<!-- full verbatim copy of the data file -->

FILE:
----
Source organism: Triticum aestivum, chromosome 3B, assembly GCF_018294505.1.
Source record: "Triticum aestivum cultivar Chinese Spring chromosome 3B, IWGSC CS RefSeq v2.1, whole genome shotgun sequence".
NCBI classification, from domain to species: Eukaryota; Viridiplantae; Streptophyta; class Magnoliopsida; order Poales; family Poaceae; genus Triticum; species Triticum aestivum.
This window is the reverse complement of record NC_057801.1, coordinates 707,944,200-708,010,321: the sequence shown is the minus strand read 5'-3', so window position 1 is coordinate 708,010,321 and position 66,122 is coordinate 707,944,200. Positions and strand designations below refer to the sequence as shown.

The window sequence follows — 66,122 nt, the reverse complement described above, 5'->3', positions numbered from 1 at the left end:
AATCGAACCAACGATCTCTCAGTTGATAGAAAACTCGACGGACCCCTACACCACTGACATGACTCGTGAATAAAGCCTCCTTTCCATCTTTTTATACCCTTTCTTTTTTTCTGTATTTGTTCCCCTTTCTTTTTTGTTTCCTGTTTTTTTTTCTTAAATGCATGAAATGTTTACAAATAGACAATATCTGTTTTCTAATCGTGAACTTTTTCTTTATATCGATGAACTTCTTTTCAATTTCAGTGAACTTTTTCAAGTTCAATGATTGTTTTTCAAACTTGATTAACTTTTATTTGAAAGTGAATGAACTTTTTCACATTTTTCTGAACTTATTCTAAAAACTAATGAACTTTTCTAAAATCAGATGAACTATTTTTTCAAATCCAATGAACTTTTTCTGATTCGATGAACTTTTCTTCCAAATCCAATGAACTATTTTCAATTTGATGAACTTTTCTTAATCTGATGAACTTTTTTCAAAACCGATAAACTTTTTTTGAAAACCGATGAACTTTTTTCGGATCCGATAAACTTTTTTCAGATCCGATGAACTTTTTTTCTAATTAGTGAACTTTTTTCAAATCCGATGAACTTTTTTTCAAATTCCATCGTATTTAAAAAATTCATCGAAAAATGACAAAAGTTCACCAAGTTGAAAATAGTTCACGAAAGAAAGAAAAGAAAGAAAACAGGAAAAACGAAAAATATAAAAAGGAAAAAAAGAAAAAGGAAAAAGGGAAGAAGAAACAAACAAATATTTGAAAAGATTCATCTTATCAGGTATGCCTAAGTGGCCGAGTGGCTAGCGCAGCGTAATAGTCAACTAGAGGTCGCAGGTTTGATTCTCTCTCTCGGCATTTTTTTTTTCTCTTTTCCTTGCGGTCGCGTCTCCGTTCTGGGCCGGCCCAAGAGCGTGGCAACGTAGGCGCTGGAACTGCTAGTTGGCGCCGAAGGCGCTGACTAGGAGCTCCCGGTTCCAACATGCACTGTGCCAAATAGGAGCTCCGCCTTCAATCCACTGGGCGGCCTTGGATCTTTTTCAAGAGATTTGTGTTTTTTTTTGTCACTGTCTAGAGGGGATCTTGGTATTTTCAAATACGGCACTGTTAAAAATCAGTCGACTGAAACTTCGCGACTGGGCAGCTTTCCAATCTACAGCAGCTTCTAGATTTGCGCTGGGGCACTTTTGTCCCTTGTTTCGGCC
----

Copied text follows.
Source organism: Triticum aestivum, chromosome 3B, assembly GCF_018294505.1.
Source record: "Triticum aestivum cultivar Chinese Spring chromosome 3B, IWGSC CS RefSeq v2.1, whole genome shotgun sequence".
NCBI classification, from domain to species: Eukaryota; Viridiplantae; Streptophyta; class Magnoliopsida; order Poales; family Poaceae; genus Triticum; species Triticum aestivum.
This window is the reverse complement of record NC_057801.1, coordinates 707,944,200-708,010,321: the sequence shown is the minus strand read 5'-3', so window position 1 is coordinate 708,010,321 and position 66,122 is coordinate 707,944,200. Positions and strand designations below refer to the sequence as shown.

The window sequence follows — 66,122 nt, the reverse complement described above, 5'->3', positions numbered from 1 at the left end:
AATCGAACCAACGATCTCTCAGTTGATAGAAAACTCGACGGACCCCTACACCACTGACATGACTCGTGAATAAAGCCTCCTTTCCATCTTTTTATACCCTTTCTTTTTTTCTGTATTTGTTCCCCTTTCTTTTTTGTTTCCTGTTTTTTTTTCTTAAATGCATGAAATGTTTACAAATAGACAATATCTGTTTTCTAATCGTGAACTTTTTCTTTATATCGATGAACTTCTTTTCAATTTCAGTGAACTTTTTCAAGTTCAATGATTGTTTTTCAAACTTGATTAACTTTTATTTGAAAGTGAATGAACTTTTTCACATTTTTCTGAACTTATTCTAAAAACTAATGAACTTTTCTAAAATCAGATGAACTATTTTTTCAAATCCAATGAACTTTTTCTGATTCGATGAACTTTTCTTCCAAATCCAATGAACTATTTTCAATTTGATGAACTTTTCTTAATCTGATGAACTTTTTTCAAAACCGATAAACTTTTTTTGAAAACCGATGAACTTTTTTCGGATCCGATAAACTTTTTTCAGATCCGATGAACTTTTTTTCTAATTAGTGAACTTTTTTCAAATCCGATGAACTTTTTTTCAAATTCCATCGTATTTAAAAAATTCATCGAAAAATGACAAAAGTTCACCAAGTTGAAAATAGTTCACGAAAGAAAGAAAAGAAAGAAAACAGGAAAAACGAAAAATATAAAAAGGAAAAAAAGAAAAAGGAAAAAGGGAAGAAGAAACAAACAAATATTTGAAAAGATTCATCTTATCAGGTATGCCTAAGTGGCCGAGTGGCTAGCGCAGCGTAATAGTCAACTAGAGGTCGCAGGTTTGATTCTCTCTCTCGGCATTTTTTTTTTCTCTTTTCCTTGCGGTCGCGTCTCCGTTCTGGGCCGGCCCAAGAGCGTGGCAACGTAGGCGCTGGAACTGCTAGTTGGCGCCGAAGGCGCTGACTAGGAGCTCCCGGTTCCAACATGCACTGTGCCAAATAGGAGCTCCGCCTTCAATCCACTGGGCGGCCTTGGATCTTTTTCAAGAGATTTGTGTTTTTTTTTGTCACTGTCTAGAGGGGATCTTGGTATTTTCAAATACGGCACTGTTAAAAATCAGTCGACTGAAACTTCGCGACTGGGCAGCTTTCCAATCTACAGCAGCTTCTAGATTTGCGCTGGGGCACTTTTGTCCCTTGTTTCGGCC